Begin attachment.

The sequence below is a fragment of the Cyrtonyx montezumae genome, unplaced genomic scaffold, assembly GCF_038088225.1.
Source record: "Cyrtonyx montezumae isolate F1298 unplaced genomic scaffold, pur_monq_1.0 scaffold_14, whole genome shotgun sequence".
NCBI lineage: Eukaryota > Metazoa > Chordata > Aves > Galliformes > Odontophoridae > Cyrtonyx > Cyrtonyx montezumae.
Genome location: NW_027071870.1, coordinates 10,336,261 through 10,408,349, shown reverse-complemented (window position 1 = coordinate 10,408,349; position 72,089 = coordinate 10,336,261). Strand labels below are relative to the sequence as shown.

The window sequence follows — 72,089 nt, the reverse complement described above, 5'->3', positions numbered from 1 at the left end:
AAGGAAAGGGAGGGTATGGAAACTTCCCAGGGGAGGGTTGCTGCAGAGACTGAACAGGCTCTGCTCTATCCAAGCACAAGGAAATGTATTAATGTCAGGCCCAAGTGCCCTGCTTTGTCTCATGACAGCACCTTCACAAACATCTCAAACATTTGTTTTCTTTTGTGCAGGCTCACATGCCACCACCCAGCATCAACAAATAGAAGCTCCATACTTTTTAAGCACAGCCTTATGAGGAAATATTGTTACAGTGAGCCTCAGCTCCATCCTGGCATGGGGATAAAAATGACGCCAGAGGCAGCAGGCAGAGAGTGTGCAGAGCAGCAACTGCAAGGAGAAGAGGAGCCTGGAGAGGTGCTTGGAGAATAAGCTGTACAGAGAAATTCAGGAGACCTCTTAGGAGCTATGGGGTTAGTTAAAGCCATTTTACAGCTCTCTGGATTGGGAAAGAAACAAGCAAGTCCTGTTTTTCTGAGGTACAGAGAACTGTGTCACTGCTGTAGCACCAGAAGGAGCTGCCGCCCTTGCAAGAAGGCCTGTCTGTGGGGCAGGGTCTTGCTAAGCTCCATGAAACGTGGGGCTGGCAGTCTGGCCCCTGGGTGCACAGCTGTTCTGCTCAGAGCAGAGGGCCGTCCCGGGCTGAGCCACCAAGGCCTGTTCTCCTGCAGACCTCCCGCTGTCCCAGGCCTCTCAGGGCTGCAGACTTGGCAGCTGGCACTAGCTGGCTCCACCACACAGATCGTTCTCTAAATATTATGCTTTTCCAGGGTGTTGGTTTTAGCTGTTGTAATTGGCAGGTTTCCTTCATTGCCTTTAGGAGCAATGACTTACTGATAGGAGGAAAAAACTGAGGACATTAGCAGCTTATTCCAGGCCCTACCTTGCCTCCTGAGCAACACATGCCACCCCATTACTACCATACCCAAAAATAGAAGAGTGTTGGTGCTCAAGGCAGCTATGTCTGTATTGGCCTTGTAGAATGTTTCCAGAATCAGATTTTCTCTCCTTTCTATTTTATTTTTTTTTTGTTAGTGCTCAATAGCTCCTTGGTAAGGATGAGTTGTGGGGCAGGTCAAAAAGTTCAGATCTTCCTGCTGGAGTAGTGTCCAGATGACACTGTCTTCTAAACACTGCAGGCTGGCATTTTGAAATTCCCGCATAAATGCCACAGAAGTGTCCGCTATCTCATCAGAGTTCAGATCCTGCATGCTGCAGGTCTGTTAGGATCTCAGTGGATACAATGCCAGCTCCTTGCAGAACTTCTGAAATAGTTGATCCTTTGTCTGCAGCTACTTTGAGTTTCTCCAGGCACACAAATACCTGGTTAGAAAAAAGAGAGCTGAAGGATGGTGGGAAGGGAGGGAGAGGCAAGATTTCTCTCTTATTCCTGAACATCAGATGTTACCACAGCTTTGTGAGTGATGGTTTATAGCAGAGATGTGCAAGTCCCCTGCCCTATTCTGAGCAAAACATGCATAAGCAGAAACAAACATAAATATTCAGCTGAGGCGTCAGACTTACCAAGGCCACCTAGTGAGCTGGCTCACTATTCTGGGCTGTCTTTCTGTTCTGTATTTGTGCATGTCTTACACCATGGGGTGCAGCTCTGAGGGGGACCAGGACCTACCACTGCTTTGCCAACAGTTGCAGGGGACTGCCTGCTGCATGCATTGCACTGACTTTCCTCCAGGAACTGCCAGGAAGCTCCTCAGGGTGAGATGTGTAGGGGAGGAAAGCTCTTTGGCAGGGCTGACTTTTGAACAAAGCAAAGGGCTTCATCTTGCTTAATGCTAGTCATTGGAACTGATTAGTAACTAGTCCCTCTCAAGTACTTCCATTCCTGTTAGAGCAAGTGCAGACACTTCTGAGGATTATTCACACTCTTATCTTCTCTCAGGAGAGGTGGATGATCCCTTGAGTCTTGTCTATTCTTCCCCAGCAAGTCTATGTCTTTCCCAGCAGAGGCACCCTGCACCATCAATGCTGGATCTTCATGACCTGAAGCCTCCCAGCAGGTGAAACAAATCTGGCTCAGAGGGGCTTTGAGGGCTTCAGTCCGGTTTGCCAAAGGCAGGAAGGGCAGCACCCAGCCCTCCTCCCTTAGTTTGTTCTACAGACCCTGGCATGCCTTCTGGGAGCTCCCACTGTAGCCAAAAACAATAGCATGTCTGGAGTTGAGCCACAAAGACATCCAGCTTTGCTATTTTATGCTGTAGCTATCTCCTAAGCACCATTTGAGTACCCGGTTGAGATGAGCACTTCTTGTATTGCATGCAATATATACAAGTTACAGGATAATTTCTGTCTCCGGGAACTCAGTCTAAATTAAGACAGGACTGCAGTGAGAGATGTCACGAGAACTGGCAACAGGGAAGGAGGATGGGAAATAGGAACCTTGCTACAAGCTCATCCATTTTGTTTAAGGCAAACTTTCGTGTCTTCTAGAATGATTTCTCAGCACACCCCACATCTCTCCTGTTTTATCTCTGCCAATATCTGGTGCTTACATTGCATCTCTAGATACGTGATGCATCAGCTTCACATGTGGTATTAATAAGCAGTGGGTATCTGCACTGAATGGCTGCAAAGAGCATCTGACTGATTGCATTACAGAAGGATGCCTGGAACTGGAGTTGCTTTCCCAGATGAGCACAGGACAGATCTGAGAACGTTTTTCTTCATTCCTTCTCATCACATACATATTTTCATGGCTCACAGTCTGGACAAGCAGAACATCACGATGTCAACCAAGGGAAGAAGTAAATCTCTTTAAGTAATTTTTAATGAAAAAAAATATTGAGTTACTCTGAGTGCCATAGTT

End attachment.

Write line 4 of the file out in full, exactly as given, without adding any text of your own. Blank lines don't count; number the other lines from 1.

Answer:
Genome location: NW_027071870.1, coordinates 10,336,261 through 10,408,349, shown reverse-complemented (window position 1 = coordinate 10,408,349; position 72,089 = coordinate 10,336,261). Strand labels below are relative to the sequence as shown.